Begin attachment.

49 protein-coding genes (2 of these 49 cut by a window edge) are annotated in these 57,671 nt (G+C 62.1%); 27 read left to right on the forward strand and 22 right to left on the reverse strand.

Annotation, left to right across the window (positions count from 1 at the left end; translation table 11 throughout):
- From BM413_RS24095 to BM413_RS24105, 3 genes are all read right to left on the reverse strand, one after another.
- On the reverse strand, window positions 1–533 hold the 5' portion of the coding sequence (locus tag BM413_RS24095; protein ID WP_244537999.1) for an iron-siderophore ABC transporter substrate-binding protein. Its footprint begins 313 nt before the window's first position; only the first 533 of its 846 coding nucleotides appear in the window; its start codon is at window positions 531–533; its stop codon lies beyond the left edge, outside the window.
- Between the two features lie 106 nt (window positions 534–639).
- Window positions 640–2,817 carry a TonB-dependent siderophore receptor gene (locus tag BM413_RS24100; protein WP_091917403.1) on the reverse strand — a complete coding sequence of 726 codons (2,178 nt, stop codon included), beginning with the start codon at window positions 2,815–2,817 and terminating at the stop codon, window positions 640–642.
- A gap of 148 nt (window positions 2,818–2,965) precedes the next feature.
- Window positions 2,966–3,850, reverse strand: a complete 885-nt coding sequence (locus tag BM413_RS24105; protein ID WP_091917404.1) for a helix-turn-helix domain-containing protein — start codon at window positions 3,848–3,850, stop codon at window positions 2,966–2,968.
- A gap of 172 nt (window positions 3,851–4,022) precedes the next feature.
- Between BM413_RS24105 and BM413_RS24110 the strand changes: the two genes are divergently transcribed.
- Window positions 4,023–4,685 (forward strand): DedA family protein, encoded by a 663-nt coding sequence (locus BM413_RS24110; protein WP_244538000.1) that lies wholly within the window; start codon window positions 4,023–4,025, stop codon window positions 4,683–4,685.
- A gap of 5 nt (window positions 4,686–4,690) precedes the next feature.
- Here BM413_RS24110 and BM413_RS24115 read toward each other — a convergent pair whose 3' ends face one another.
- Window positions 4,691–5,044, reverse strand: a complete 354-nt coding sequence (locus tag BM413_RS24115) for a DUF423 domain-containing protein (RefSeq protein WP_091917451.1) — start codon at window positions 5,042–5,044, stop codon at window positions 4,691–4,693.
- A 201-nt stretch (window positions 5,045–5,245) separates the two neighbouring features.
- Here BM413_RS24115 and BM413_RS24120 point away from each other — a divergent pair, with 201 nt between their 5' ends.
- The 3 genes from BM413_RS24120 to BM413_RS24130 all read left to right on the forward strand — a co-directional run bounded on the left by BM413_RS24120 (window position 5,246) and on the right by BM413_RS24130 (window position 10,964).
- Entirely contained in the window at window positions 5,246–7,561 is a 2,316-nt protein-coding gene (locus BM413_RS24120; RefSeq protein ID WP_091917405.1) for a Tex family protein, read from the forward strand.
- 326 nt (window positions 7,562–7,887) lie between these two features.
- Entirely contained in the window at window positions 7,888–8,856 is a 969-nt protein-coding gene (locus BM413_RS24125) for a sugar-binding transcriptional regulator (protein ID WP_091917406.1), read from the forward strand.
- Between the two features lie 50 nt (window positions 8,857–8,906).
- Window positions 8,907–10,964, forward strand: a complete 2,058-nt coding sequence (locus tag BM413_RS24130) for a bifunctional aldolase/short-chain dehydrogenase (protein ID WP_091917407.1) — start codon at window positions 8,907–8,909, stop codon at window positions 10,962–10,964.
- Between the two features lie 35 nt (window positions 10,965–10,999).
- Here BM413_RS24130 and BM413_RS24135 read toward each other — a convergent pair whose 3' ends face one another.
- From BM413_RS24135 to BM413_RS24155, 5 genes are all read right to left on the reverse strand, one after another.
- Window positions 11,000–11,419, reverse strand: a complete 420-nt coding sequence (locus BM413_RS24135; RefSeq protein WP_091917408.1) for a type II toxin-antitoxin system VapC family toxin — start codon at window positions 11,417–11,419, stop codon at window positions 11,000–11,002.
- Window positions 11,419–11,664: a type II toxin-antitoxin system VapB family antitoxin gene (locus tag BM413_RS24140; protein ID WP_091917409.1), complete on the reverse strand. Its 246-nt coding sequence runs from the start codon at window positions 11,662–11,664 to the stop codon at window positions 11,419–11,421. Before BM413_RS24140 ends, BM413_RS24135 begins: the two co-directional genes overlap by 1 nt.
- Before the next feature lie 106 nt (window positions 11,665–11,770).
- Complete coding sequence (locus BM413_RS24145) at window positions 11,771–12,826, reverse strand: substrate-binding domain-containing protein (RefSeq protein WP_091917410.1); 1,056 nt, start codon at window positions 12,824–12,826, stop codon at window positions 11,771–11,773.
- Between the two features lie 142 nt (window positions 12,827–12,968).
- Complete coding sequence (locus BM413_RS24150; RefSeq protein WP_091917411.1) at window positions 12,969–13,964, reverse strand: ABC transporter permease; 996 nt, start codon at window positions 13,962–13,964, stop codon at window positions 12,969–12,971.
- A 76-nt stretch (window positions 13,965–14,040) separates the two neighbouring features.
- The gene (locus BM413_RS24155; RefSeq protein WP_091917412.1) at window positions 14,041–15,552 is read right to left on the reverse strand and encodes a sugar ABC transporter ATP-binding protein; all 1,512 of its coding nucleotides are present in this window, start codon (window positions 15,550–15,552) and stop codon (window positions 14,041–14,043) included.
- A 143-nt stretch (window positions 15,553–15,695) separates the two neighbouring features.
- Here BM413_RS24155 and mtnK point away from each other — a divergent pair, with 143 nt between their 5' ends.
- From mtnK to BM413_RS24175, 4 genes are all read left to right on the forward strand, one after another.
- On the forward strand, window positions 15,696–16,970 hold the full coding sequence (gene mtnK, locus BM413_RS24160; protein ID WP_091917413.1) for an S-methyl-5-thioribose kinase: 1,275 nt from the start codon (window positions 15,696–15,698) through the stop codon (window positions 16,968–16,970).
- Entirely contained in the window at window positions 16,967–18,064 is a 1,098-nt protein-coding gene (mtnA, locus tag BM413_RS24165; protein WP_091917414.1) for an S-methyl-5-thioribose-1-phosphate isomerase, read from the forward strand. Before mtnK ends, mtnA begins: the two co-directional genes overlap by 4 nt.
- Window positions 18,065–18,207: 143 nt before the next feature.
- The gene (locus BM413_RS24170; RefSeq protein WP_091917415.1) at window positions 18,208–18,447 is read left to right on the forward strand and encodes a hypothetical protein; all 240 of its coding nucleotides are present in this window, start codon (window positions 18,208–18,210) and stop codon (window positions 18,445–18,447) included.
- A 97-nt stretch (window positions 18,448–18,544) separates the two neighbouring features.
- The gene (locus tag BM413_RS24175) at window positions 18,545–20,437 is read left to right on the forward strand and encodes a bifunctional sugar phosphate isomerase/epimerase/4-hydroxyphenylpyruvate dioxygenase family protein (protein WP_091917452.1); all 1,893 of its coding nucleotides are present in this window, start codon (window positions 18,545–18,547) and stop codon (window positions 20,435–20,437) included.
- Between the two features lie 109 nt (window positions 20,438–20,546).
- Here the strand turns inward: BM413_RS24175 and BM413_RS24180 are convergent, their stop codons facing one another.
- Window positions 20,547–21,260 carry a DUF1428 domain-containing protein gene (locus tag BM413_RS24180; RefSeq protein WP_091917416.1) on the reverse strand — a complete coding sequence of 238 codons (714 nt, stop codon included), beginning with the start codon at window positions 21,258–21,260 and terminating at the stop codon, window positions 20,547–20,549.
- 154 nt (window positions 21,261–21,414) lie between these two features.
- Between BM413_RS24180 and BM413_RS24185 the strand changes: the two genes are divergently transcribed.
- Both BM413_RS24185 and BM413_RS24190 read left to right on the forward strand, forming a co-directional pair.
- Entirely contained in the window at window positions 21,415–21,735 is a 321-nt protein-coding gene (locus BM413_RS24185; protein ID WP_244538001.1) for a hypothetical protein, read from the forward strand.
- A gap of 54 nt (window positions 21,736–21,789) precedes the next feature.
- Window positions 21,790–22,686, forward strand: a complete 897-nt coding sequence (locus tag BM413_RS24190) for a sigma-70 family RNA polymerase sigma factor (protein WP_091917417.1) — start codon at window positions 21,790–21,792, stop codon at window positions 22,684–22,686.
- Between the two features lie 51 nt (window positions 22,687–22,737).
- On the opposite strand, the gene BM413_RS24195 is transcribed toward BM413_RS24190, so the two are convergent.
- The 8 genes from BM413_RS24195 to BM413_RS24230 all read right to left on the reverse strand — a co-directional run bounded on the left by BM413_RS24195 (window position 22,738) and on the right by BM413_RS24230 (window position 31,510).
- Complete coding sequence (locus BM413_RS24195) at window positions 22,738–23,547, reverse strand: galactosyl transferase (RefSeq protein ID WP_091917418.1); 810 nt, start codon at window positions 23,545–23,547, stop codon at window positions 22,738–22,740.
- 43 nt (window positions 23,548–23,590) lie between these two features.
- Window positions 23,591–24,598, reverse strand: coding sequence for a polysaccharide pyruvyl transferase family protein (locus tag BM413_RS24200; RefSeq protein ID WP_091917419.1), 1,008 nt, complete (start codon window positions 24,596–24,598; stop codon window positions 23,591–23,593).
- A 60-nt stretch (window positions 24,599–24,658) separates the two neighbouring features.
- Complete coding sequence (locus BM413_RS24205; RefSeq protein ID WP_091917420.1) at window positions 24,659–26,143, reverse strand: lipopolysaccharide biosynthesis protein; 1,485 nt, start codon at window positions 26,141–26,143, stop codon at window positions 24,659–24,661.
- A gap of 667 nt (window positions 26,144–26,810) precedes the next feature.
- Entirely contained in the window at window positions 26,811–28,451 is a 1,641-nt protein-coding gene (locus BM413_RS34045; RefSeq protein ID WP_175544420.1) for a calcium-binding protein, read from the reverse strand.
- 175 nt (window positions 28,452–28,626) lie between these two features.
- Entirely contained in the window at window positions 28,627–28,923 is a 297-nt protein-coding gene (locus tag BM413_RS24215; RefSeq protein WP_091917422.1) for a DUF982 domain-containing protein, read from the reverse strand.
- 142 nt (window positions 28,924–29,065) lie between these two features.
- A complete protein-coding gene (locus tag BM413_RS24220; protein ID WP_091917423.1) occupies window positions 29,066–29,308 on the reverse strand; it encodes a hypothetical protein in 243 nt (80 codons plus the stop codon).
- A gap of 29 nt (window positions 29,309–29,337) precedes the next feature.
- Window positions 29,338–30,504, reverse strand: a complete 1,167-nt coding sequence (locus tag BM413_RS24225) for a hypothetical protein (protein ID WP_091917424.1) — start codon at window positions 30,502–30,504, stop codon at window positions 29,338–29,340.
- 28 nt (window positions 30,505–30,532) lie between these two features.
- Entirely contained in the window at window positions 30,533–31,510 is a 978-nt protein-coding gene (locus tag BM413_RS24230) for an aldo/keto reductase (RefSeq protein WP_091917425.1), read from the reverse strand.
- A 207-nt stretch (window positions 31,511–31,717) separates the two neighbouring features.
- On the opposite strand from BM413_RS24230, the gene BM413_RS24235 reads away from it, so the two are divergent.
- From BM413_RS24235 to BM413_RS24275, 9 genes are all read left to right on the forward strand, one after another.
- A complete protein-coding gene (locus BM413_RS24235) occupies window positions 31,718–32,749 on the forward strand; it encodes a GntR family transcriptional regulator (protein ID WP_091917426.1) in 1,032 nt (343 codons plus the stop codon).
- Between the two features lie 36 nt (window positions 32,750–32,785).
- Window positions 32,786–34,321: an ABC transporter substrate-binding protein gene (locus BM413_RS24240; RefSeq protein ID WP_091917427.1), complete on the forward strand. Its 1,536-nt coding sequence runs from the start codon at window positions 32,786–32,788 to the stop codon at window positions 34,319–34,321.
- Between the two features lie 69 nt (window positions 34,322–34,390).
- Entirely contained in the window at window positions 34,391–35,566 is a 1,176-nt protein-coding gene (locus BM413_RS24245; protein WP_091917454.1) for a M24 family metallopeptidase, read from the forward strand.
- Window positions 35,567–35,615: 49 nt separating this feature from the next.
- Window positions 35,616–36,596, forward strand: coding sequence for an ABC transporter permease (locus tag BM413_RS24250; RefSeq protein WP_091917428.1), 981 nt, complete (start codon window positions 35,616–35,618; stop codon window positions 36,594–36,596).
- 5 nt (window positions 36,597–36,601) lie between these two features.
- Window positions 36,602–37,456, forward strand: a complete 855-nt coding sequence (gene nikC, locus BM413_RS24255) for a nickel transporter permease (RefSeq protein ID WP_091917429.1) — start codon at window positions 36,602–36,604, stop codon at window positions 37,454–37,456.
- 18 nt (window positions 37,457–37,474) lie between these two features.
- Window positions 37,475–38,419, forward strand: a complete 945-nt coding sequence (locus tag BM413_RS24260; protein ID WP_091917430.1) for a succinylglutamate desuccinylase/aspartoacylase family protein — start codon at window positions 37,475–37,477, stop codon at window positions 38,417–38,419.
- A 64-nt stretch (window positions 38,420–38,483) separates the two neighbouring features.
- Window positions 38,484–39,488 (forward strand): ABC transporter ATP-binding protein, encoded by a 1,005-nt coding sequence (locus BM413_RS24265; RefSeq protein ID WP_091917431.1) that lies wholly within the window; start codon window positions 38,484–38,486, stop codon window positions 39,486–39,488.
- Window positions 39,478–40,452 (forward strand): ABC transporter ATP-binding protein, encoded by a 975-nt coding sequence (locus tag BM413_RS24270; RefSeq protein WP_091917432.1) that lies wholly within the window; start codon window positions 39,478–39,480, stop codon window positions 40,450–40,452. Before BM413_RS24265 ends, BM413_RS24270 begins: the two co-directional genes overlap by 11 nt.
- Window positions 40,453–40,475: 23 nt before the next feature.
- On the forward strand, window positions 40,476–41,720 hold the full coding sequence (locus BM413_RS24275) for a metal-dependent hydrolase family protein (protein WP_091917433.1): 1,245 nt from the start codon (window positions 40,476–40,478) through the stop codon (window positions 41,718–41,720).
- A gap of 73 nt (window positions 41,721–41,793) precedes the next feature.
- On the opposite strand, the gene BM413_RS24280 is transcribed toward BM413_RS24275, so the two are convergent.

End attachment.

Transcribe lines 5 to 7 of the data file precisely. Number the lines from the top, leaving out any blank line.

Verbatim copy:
- Between the two features lie 106 nt (window positions 534–639).
- Window positions 640–2,817 carry a TonB-dependent siderophore receptor gene (locus tag BM413_RS24100; protein WP_091917403.1) on the reverse strand — a complete coding sequence of 726 codons (2,178 nt, stop codon included), beginning with the start codon at window positions 2,815–2,817 and terminating at the stop codon, window positions 640–642.
- A gap of 148 nt (window positions 2,818–2,965) precedes the next feature.